From the chapter…
First Impressions: Hugs and Window Dressing
“I have learned that there is more power in a good strong hug than in a thousand meaningful words.” ― Ann Hood
The first thing I notice, when I see Oscar first-hand, is that he doesn’t look very different to how he appears on television. I thought there’d be some surprising or unexpected charisma which one only picks up directly – you know, seeing Oscar one on one, in the flesh. But there isn’t. He doesn’t seem as tall as I’d expected. He doesn’t seem muscular or particularly frail. He seems like an ordinary guy with a corny hairstyle and an expensive suit, who looks like he got less sleep than I did. That and he has a wonky way of walking.
If the absence of the door is mildly disquieting [because I wanted to inspect it first-hand] the excessive police presence inside the courtroom is downright weird. But what’s even weirder is what Oscar’s doing right now:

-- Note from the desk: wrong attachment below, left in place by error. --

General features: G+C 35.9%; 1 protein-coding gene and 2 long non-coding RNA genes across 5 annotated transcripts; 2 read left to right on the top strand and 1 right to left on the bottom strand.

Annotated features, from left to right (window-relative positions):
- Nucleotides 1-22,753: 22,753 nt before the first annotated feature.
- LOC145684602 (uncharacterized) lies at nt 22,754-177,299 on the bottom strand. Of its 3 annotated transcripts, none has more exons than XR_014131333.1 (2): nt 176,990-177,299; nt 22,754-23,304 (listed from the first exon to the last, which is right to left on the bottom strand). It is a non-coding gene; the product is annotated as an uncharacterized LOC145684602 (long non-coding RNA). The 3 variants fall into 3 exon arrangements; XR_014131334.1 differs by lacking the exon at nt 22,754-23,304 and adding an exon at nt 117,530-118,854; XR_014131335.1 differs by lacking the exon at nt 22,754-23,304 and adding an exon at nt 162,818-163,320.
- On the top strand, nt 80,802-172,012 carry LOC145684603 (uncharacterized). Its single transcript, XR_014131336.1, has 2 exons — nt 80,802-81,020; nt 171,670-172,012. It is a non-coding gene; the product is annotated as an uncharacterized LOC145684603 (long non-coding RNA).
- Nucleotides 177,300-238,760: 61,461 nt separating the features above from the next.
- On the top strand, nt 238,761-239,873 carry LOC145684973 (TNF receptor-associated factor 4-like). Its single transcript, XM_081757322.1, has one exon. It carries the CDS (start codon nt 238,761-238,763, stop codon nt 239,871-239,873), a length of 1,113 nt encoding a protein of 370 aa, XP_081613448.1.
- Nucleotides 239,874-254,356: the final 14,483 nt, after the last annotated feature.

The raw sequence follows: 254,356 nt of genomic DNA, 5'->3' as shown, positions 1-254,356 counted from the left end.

Oscar is going to each member of the police and giving them a hug and a handshake.
Then it’s his family’s turn. When last did Oscar see these people? When last did he see his family? Months ago or a few minutes ago?
Oscar’s showy entrance may be aimed at controlling the sentiment of the court, especially this side of the court, where I’m sitting. If that’s the plan I’m not quite falling under the same hypnosis. The hypnosis I believe goes something like this:
Surely if Oscar’s jailers think he’s an okay guy, who are we – his persecutors – to argue?
If you’re thinking this is overthinking, that this is venturing into conspiracy theory – stop. What we know for a fact from the O.J. Simpson trial [now that it’s over, now that it’s 22 years later], is that everything from the defense and prosecution side was meticulously planned and choreographed. Everything was placed like mannequins in a shop window in order to solicit a particular response from the swarming public.
The Oscar trial is similarly contrived, which is why there are a bevy of blonde paralegals [aka Reeva lookalikes], defense and prosecution ploys [designed to catch the other off balance], and why Oscar himself has a carefully choreographed demeanor. We see clues to this preprogrammed “roleplay” in….
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